220.127.116.11 Automatic Wet Standpipe System. A standpipe system
containing water at all times that is attached to a water
supply capable of supplying the system demand at all times
and that requires no action other than opening a hose valve
to provide water at hose connections.
Also reference testing requirements per NFPa 14:
13.1 General. A standpipe system installed in accordance with
this standard shall be properly inspected, tested, and main‐
tained by the property owner or an authorized representative
in accordance with NFPA 25 to provide at least the same level
of performance and protection as originally designed.
I understand AHJ may be different.
OP didn't specify system type. Just saying.
System type doesn't matter for acceptance testing
System type does matter because an automatic standpipe must provide the 100 PSI residual without FDC support. IE High rise
In regards to when flow testing is required...system type does not matter for acceptance testing, all types are required to be flow tested....system type does matter for 5 year testing of existing systems, automatic systems are required to be flow tested whereas manual systems are not
We have been performing MWSD tests for the AHJ's and othe SPK contractors in NY for the last 8 years. We purchased a used fire pumper truck, 4- 2.5" hose monsters and hoses. At the top of the furthest SD install two- 2.5" FHV connections and a gauge run hoses out of the building and connect to the 2- hose monsters they must provide 500gpm @100psi. Repeat the same at the top of each other SD with one FHV, run hoses out of building to 1- hose monster, each of them must provide 250gpm @100psi. Connect the 5" suction hose from hydrant to the fire truck and multiple 2.5"hoses as required from truck to the buildings FDC connection. Adjust the RPM on truck and throttle FHV on SD until proper GPM@PSI is reached. 3men @ $4750/test paid upfront if working for another sprinkler contractor LOL.
Great info. How close are the hyd. calcs to predicting what is actually required at the FDC?
In 30+ years I'd never been required by an AHJ to do one. Then I moved. Now in the last two years, I've done 4 new system acceptance tests. The first 3 were within 5psi of what I expected. I got cocky. The last one was way short and took 2 tries - first try shut down early due to communication & potential flooding issues, and then fire crew had to leave. Between attempts, I mapped out actual installed elbows/footages, plugged it all in to calcs, and was convinced it would be easy to achieve. It was 15-20psi off. Fire Marshal boosted the pumper truck, got the pressure/flows and signed off on it and we had a sign made to that pressure. We didn't have the time or manpower to dig further. What have you been seeing?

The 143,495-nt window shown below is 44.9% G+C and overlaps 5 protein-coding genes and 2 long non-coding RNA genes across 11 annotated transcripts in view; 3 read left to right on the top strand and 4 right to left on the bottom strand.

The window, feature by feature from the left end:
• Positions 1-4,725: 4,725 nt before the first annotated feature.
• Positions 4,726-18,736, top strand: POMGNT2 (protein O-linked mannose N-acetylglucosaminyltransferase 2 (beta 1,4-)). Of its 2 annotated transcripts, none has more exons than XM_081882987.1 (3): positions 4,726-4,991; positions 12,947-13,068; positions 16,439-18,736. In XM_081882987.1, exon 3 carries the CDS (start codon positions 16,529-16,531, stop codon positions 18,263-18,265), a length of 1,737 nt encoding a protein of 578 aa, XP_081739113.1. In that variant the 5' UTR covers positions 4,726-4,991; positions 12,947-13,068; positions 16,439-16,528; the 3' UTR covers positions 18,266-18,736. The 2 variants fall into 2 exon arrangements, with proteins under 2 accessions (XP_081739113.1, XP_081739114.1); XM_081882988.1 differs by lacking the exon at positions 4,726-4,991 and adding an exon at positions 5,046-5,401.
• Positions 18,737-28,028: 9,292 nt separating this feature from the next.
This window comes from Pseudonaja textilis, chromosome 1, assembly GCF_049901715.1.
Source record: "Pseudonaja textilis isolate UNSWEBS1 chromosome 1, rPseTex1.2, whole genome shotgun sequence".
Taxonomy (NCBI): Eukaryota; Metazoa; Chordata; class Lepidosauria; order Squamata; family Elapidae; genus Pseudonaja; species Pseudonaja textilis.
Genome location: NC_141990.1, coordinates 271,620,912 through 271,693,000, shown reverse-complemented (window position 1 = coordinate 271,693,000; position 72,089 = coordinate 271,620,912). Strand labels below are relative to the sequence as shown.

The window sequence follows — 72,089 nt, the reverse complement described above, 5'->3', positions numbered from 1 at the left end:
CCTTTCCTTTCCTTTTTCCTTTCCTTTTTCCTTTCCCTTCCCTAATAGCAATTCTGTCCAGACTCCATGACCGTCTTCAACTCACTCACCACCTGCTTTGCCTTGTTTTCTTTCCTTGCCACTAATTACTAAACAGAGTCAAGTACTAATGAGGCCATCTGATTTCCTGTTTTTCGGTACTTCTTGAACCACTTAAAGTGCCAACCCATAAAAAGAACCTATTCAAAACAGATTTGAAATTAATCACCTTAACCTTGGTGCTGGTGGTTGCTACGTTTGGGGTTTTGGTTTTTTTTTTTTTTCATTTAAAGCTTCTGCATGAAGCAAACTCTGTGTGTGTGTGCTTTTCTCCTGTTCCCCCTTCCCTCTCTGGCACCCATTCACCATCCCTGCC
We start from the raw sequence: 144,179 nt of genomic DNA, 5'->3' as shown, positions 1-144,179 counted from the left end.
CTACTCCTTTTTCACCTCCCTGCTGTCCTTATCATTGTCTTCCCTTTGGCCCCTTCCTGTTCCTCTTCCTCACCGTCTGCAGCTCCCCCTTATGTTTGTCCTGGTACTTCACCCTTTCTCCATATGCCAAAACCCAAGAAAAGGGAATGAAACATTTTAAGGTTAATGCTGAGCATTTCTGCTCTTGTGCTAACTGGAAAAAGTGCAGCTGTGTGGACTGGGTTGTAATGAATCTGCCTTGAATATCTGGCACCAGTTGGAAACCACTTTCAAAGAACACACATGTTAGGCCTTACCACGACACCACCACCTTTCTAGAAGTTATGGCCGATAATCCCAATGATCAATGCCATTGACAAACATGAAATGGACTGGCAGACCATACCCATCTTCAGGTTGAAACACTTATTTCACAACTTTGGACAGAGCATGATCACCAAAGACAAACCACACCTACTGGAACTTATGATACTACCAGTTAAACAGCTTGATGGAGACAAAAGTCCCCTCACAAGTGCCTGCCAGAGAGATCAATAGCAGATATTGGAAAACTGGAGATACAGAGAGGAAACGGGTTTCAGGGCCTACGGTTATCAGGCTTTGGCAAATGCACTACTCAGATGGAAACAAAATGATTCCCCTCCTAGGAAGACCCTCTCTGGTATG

99% of the MWSD tests are on 4story or less buildings and the limit of the test is 1000gpm at 100psi, we have never fell shoot meeting the requirement since I can just rev up the pumpers rpm's and make pressure and flow. So far so good, most of the fire marshals are happy seeing 100psi at the top gauge and 45psi on the hose monster pitot gauge using 1-1/8"orifice. Good luck out there!
To answer OP: Since Mr. Ercolano and truck are on the other coast, we use the FD's pumper truck and crew. Some FD's charge, others do it for free. We have HM's, calibrated gauges, rent a ton of hose, and have at least 6 people on site for valve spinning and gauge reading.
Most of the FD will not perform this test do to liability issues.
In my locale for a manual standpipe I have only seen a requirement for a visual requirement on an annual basis. There is also the 5-year requirement for a flow test. For the flow test I will reach out to the AHJ and explain my role as a facility's <a href='https://www.fireprotectionlincoln.com/'>fire protection</a> contractor and ask if they will bring a truck on site while we are there.